Why it’s important to dispose of contact lenses the right way
Part of being a responsible resident or homeowner is knowing how to look after your drainage system, and how to avoid causing potentially expensive blockages in the pipes by flushing items down the drains that don’t belong there.
Some people will already be aware of the kind of problems that can be caused by fat, oil and grease (FOG), or food waste and wet wipes, ending up in the drains – but many overlook the risk posed when disposable contact lenses are flushed down the toilet.
Not only can this habit cause problems for domestic drains and public sewers alike, but it can also contribute to wider environmental issues in a way that most conscientious homeowners will be keen to avoid.
With this in mind, contact lens users should make themselves aware of what happens when contact lenses are disposed of improperly, and take the time to learn how best to do so in a responsible manner.
How do flushed contact lenses affect the drainage system?
Most people understand that contact lenses probably shouldn’t be put down the drain, but that doesn’t mean a lot of people don’t do it anyway.
A recent US study from Arizona State University estimated that between 15% and 20% of American contact lens wearers flush their used lenses down the sink or toilet, resulting in two to three billion lenses being disposed of this way each year in the US – the equivalent of 20 to 23 metric tons.
Contact lenses are generally made up of a mixture of silicones, fluoropolymers and acrylic glass – all kinds of plastic that do not easily break down over time. As such, they can clump together with other erroneously flushed items and substances – including FOG, wet wipes, plastic bags, nappies, sanitary towels and condoms – to form impenetrable blockages in the drains.
While contact lenses themselves only make up a small part of this problem, the knock-on effects can be significant. A blocked drain in the home can generate problems such as foul odours to domestic flooding, while the accumulation of foreign objects in public sewers can create giant fatbergs that block entire passageways, requiring expensive excavation work to remove.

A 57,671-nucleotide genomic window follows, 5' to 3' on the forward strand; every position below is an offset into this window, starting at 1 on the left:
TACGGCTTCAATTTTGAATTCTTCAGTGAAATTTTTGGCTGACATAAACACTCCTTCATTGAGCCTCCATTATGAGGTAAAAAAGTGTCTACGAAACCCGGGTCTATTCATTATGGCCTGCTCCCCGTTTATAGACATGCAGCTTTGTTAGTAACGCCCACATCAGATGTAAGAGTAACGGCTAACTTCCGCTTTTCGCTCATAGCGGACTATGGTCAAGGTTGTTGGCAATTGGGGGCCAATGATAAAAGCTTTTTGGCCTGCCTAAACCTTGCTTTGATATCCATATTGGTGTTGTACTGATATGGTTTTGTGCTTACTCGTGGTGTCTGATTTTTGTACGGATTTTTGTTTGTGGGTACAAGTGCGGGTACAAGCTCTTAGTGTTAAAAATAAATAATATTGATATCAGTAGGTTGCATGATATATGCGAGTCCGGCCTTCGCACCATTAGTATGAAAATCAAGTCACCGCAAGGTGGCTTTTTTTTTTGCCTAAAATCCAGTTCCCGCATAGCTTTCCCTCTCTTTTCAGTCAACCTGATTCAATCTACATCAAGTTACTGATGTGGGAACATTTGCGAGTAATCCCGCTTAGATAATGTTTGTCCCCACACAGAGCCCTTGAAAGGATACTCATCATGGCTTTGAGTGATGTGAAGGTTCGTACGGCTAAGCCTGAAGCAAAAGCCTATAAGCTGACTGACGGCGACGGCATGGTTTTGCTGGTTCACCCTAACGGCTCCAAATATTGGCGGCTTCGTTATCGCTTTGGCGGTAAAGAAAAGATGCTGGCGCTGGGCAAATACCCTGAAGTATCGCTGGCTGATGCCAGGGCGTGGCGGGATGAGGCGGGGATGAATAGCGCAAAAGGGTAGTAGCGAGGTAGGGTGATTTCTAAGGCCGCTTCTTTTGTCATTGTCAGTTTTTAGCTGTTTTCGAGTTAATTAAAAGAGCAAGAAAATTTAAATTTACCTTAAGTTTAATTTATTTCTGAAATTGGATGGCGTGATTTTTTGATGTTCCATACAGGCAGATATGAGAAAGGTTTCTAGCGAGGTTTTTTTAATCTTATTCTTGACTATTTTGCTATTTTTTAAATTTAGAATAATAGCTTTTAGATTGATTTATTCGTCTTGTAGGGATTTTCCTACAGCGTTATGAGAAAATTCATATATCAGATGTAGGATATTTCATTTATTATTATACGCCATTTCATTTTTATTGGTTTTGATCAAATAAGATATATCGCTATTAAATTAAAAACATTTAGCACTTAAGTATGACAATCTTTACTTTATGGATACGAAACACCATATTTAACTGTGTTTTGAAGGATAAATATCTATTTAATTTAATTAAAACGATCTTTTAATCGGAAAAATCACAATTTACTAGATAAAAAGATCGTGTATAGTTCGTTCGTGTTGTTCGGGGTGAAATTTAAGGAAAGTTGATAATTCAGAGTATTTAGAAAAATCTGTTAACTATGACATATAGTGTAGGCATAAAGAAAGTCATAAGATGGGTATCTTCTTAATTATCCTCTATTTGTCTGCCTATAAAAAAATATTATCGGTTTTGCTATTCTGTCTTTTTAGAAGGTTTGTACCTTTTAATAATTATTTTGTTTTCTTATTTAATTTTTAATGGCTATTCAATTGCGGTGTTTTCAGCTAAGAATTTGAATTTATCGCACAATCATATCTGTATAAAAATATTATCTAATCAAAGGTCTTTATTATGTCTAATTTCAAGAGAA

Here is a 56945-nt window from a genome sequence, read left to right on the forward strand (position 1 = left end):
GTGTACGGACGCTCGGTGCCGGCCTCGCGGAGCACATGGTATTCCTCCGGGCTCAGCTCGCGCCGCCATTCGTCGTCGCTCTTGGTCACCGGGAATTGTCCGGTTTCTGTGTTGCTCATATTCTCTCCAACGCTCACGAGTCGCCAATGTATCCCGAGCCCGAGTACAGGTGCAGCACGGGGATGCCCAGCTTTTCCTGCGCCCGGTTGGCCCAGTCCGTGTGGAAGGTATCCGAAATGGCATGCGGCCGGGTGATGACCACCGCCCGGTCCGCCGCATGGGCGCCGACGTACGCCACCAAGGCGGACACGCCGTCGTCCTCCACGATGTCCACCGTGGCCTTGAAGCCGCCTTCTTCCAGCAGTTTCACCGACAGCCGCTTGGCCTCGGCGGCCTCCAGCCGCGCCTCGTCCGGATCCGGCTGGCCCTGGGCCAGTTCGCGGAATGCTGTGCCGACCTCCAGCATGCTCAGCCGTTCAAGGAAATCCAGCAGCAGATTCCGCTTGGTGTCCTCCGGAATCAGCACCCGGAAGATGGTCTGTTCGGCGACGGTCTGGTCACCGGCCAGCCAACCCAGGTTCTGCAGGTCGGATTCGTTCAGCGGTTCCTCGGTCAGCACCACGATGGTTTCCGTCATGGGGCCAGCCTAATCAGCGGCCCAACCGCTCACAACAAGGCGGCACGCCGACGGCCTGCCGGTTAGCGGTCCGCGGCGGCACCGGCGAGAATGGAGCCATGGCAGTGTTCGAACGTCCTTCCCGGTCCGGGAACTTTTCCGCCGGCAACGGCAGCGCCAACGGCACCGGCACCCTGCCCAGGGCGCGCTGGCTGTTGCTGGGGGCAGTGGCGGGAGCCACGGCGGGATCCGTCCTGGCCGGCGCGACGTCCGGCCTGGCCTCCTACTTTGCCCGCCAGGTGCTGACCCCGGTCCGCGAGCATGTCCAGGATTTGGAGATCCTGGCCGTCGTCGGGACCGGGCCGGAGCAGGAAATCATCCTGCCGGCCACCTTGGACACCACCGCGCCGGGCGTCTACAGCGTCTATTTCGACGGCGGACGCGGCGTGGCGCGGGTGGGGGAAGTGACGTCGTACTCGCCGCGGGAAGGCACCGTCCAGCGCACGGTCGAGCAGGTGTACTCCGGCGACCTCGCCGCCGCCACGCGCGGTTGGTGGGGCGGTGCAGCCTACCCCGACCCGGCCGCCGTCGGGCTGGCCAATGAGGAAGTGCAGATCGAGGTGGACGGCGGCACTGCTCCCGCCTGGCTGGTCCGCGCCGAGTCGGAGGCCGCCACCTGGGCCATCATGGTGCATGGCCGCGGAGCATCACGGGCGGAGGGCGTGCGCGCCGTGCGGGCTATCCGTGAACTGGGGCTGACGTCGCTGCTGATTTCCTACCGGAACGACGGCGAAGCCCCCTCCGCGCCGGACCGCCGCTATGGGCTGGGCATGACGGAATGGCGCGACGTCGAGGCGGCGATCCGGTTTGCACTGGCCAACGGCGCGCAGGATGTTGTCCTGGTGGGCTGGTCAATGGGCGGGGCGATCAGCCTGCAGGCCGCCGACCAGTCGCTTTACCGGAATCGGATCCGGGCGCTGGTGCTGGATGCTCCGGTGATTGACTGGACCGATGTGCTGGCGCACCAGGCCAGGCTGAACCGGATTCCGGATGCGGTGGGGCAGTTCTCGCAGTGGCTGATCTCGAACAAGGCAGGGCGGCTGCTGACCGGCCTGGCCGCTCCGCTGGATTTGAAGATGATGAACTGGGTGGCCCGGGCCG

You can find out more about fatbergs here, or read our advice on what you can and can’t put down the drain to learn more about how important it is to protect your drains from the kind of plastics commonly found in contact lenses.
How do flushed contact lenses affect the environment?
Because the plastic content of these lenses cannot be easily broken down, they often make it all the way through the drains and into the ocean, where the small plastic particles and microplastics are mistaken for food by aquatic life, endangering their health. The plastics found in contact lenses are denser than water, meaning they are able to sink deep down and cause harm even to the bottom-feeders found on the seafloor.
What’s more, plastic particles derived from contact lenses can also get into the sewage sludge created as part of the wastewater treatment process, a substance that is often taken to landfill or used in fertilisers. This means the plastic content can end up being carried via rainwater into sources of drinking water, or into agricultural soil – creating a potential risk to human health.
How should contact lenses be disposed of?
More and more people are starting to realise the need to combat this kind of plastic pollution at all levels, and making sure used contact lenses are disposed of the right way is an important part of that.
Throwing old lenses in the bin keeps them out of the water system and avoids many of the problems associated with flushing them down the drain, but the best and most environmentally-friendly disposal method is recycling. In the past, their small size meant it was difficult to find an easy way of recycling contact lenses, but fortunately this is beginning to change.
Early in 2019, the first free contact lens recycling scheme in the UK was launched, giving wearers the choice of disposing of their old lenses at public drop-off points or having them collected. Established by Johnson & Johnson and offered through Boots Opticians and several independent stores, the scheme also recycles the blister and foil packaging in which lenses are provided, and will allow recycling firm TerraCycle to transform the old plastic into products such as outdoor furniture or plastic lumber.
It is hoped that initiatives of this kind, along with the growing awareness of plastic pollution problems in the drains and oceans, will help to encourage people to stop flushing away their contact lenses once and for all.